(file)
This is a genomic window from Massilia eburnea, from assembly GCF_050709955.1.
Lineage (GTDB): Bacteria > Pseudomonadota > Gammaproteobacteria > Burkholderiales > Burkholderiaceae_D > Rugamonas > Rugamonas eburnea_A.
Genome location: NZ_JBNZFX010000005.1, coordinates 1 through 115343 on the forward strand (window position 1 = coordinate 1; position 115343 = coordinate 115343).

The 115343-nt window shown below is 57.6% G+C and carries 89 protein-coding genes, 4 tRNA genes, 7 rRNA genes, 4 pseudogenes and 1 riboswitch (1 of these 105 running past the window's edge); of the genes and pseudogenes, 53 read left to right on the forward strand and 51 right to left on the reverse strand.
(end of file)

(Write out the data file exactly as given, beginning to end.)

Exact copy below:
This is a genomic window from Massilia eburnea, from assembly GCF_050709955.1.
Lineage (GTDB): Bacteria > Pseudomonadota > Gammaproteobacteria > Burkholderiales > Burkholderiaceae_D > Rugamonas > Rugamonas eburnea_A.
Genome location: NZ_JBNZFX010000005.1, coordinates 1 through 115343 on the forward strand (window position 1 = coordinate 1; position 115343 = coordinate 115343).

The 115343-nt window shown below is 57.6% G+C and carries 89 protein-coding genes, 4 tRNA genes, 7 rRNA genes, 4 pseudogenes and 1 riboswitch (1 of these 105 running past the window's edge); of the genes and pseudogenes, 53 read left to right on the forward strand and 51 right to left on the reverse strand.